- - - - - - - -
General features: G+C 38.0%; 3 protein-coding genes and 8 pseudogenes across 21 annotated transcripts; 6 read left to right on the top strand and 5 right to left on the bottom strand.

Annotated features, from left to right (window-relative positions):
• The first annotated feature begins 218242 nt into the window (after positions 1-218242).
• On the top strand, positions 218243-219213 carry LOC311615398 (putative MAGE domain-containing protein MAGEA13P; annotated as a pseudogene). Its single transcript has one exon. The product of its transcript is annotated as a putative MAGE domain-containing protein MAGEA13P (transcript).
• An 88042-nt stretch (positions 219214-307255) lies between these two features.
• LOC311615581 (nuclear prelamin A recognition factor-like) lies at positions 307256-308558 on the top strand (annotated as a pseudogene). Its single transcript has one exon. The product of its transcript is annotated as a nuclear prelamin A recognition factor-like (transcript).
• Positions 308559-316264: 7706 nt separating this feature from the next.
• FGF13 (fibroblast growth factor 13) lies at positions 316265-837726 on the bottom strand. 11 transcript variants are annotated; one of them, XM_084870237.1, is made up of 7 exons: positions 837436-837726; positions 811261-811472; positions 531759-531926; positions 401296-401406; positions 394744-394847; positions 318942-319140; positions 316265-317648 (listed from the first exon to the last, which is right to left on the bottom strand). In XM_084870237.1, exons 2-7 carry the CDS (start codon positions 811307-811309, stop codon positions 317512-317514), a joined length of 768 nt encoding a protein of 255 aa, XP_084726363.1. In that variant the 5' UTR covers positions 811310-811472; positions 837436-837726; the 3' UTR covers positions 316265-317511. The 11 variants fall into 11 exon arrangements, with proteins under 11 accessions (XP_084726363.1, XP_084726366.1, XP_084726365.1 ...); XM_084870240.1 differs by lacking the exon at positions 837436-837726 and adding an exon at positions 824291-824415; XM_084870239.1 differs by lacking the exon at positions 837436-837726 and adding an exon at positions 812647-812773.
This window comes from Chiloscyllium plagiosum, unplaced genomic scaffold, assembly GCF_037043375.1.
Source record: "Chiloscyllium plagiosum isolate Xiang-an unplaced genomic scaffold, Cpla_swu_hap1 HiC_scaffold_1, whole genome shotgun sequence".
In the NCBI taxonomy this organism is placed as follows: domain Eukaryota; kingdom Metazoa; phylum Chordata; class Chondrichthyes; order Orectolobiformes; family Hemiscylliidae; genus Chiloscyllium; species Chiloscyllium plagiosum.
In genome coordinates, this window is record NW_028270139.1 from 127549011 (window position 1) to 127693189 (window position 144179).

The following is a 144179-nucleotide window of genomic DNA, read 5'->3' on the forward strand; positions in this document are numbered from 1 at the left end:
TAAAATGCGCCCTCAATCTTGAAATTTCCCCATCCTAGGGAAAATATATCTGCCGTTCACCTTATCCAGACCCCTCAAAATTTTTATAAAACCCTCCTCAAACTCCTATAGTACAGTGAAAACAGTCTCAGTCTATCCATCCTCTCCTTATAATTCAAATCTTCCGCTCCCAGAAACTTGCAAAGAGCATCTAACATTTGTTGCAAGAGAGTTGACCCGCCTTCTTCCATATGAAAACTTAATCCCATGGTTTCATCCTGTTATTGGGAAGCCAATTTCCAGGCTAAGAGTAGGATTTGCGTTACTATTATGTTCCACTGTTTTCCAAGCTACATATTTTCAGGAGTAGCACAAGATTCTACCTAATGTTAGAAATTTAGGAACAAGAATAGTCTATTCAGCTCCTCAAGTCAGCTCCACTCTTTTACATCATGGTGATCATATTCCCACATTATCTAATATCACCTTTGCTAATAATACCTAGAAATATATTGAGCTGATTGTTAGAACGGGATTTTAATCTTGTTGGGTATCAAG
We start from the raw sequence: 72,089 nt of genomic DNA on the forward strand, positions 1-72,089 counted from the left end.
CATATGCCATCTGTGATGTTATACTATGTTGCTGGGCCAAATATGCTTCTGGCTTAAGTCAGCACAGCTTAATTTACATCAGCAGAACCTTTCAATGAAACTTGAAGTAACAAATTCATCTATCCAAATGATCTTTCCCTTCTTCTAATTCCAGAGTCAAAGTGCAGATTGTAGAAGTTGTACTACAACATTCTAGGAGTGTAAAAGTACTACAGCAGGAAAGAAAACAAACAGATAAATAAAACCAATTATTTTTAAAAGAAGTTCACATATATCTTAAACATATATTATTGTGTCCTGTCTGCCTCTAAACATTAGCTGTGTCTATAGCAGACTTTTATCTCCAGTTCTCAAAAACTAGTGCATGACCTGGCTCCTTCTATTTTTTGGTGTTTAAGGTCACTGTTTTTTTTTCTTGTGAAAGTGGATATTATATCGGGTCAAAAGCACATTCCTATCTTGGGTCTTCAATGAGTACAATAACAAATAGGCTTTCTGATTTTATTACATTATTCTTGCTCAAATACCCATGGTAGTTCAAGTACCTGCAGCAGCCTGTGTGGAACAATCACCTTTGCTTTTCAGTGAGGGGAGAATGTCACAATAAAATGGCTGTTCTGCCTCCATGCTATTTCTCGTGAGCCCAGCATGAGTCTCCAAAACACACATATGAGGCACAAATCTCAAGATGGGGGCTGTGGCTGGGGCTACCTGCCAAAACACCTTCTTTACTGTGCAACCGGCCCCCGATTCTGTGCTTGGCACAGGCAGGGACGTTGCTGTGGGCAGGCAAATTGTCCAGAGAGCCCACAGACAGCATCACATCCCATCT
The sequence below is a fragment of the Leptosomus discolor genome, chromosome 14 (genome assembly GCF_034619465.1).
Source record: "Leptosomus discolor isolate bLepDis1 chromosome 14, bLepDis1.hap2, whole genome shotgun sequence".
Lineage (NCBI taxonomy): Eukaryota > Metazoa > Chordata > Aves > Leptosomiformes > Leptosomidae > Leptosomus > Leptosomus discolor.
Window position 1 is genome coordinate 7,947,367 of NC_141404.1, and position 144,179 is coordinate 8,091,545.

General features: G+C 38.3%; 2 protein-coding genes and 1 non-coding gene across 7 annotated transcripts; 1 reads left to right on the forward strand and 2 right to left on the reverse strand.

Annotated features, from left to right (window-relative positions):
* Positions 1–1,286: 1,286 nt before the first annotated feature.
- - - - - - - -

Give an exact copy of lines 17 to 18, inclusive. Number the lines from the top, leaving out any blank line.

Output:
The sequence below is a fragment of the Leptosomus discolor genome, chromosome 14 (genome assembly GCF_034619465.1).
Source record: "Leptosomus discolor isolate bLepDis1 chromosome 14, bLepDis1.hap2, whole genome shotgun sequence".